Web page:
As Imam Hussain (AS) held up his infant son, Ali Asghar (AS) before the army of Yazid seeking water for the malnourished and dehydrated baby, the instant response to his call was particularly cruel even by the standards of that day of unprecedented carnage.
Hurmula, an expert archer, raised his bow taking aim at the baby’s jugular and shot a three-pronged arrow, typically reserved in battle for horses. The martyrdom of Ali Asghar (AS) marked a glaring sacrifice by Imam Hussain (AS) before he rode in battle on the 10th day of Muharram (61st year of Hijra or October 10, 680 AD) to face Yazid’s army of anywhere between 30,000 and 70,000.As Muslims across the world this week commemorate ‘Ashura’ – the day of the brutal martyrdom of Imam Hussain (AS) and his 72 followers almost 1400 years ago in Karbala, southern Iraq, graphic details such as the martyrdom of Ali Asghar (AS) continue to reinforce the remembrance from centuries gone by.
Other martyrs with reference to that tragic day included Ali Akbar (AS), the elder son of Imam Hussain (AS), the brothers of Imam Hussain notably Hazrat Abbas (AS) and his nephews Hazrat Qasim bin Hasan (AS), Hazrat Aun bin Abdullah (AS) and Hazrat Mohammad bin Abdullah (AS). Other martyrs included close companions of Imam Hussain (AS), notably Habib ibne Mazahir Al-Asadi, Zuhayr ibn Al-Qayn Al-Bajali and Hur ibne Yazid e Riyahi, a prominent military commander from Yazid’s army who defected to Imam Hussain on the morning of the battle.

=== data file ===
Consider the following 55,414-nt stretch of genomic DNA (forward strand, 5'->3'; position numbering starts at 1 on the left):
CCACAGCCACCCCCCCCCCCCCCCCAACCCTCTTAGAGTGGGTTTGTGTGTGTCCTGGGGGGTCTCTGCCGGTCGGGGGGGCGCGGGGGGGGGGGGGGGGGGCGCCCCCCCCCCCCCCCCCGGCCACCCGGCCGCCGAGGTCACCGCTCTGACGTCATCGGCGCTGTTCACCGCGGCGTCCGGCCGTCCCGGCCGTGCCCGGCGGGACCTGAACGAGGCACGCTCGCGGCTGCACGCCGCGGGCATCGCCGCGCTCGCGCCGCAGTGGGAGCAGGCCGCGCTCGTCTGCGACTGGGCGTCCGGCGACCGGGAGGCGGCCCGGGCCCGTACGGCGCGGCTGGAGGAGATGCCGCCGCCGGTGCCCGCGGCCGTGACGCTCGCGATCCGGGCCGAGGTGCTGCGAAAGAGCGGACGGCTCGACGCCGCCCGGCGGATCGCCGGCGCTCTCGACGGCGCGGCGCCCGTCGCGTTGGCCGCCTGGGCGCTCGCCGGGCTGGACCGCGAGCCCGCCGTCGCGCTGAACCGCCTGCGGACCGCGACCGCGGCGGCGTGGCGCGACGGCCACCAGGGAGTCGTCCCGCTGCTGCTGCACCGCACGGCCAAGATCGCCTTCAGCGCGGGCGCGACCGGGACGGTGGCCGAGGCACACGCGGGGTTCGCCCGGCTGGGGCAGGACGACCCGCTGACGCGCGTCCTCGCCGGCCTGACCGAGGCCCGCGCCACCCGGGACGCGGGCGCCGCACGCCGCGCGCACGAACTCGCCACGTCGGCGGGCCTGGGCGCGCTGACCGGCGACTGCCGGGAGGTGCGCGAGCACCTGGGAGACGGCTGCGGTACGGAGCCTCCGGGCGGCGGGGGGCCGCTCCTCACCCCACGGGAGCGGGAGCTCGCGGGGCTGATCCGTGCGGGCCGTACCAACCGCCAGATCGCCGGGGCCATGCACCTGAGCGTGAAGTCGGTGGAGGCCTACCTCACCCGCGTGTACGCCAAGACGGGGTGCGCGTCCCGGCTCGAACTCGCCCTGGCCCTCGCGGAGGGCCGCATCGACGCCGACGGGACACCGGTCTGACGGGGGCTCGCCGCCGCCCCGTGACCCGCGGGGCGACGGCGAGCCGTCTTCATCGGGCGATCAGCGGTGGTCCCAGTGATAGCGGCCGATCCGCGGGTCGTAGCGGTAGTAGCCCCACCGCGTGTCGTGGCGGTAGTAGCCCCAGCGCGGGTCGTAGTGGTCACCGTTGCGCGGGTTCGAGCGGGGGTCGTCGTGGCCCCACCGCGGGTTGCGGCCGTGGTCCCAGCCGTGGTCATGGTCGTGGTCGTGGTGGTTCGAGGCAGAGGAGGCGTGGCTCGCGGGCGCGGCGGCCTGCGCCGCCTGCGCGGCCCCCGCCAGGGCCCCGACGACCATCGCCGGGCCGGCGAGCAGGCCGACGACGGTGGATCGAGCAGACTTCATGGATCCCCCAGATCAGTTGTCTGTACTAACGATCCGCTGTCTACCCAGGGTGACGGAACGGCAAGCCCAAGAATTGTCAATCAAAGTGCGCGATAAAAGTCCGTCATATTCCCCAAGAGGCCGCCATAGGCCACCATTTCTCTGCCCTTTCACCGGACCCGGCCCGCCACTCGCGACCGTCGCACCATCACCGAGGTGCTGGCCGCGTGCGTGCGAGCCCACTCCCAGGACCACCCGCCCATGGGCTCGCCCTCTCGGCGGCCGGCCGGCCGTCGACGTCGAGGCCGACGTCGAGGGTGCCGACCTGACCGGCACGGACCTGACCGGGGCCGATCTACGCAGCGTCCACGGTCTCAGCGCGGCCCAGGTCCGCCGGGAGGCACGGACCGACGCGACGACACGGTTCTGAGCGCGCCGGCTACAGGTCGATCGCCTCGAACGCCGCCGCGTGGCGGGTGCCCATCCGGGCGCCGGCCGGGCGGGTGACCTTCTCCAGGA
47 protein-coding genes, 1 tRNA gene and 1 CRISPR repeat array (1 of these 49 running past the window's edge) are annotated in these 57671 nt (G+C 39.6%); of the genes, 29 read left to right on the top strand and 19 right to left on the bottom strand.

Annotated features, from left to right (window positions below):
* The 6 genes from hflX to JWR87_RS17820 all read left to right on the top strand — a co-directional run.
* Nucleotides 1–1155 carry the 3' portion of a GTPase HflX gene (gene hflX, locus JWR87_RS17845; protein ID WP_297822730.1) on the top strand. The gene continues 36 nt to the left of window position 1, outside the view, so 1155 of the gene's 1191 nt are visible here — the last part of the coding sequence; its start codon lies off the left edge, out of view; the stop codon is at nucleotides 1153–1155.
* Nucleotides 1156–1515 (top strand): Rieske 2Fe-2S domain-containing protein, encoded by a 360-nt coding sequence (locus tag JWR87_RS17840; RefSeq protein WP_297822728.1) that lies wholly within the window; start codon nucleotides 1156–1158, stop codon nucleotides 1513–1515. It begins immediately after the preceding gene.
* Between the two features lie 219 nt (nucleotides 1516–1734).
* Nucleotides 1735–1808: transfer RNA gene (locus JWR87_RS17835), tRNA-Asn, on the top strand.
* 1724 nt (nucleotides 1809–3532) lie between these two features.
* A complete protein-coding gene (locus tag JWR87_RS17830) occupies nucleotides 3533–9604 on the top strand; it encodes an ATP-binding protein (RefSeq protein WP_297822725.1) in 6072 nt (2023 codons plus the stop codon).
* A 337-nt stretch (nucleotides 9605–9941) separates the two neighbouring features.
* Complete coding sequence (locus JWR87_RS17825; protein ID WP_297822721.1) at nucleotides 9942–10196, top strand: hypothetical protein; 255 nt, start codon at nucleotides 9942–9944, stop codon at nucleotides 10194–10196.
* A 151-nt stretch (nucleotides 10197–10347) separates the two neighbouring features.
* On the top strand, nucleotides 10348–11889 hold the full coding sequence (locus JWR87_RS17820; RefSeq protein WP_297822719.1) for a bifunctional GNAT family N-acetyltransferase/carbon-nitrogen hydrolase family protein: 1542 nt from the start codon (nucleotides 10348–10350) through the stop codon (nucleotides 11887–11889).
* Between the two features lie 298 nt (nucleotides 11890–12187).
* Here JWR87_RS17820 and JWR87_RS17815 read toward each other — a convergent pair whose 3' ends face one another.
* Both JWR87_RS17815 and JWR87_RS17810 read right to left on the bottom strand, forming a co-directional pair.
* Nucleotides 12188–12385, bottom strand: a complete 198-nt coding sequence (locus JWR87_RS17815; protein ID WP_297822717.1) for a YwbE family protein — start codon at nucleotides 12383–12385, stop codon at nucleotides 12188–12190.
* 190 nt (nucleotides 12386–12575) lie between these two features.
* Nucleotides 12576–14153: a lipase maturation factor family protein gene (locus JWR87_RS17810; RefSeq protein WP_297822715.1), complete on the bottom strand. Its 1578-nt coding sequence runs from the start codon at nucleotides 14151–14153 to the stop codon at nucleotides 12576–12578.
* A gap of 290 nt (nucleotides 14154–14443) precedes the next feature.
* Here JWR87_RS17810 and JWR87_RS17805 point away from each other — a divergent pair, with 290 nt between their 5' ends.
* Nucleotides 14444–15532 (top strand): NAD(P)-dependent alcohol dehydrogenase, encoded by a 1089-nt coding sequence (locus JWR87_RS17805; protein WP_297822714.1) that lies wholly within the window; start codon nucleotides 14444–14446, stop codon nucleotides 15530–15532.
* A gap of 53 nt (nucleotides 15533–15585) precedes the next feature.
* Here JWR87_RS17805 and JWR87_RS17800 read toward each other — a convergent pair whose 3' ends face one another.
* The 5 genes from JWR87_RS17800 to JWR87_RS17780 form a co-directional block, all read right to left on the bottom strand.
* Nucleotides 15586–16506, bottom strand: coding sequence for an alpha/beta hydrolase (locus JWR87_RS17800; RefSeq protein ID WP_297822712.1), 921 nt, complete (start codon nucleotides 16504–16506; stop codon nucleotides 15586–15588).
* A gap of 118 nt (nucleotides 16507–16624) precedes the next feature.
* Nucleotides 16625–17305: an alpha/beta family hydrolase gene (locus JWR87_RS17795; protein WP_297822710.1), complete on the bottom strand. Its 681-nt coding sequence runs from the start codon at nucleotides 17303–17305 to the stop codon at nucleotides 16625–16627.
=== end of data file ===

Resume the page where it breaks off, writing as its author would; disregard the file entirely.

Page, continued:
The very continuation of the mourning over centuries owes as much to the monumental scale of the tragedy in the days leading up to the 10th of ‘Muharram’ and beyond, alongside conscious choices made by Imam Hussain (AS) to ensure its remembrance for all times to come.
Historical accounts refer to the decision by Imam Hussain (AS) two days before ‘Haj’ to abandon his planned annual pilgrimage to Mecca following reports of Yazid’s hired assassins already there to assassinate him. Instead he performed ‘Umrah’ [year round pilgrimage to Makkah] before heading to Iraq.
It was a conscious choice to leave Makkah, based on the principle of avoiding bloodshed and preserving the sanctity of the holy ‘Kaaba’ – located in the holiest of cities for Muslims. Though the sanctity of the ‘Kaaba’ has been violated in subsequent times, the choice by Imam Hussain (AS) nevertheless renewed a principle for all times to come.
And through the three-week journey from Makkah to Karbala, Imam Hussain (AS) stopped at 13 locations before arriving at his 14th and final destination – Karbala. During this journey, Imam Hussain (AS) consciously avoided mobilizing an army despite at least one account of a tribal leader offering 20,000 fighters to accompany him in battle.
Clearly, the mission of Imam Hussain (AS) was more of a passive resistance than an active military campaign. In a letter on his way to Karbala to his younger brother Muhammad al-Hanafiyya, Imam Hussain (AS) wrote: “I have not come out to stir emotions, to play with oppression… I want to lead them [Muslims] to the path of my grandfather and my father Ali Ibn Abi Talib”.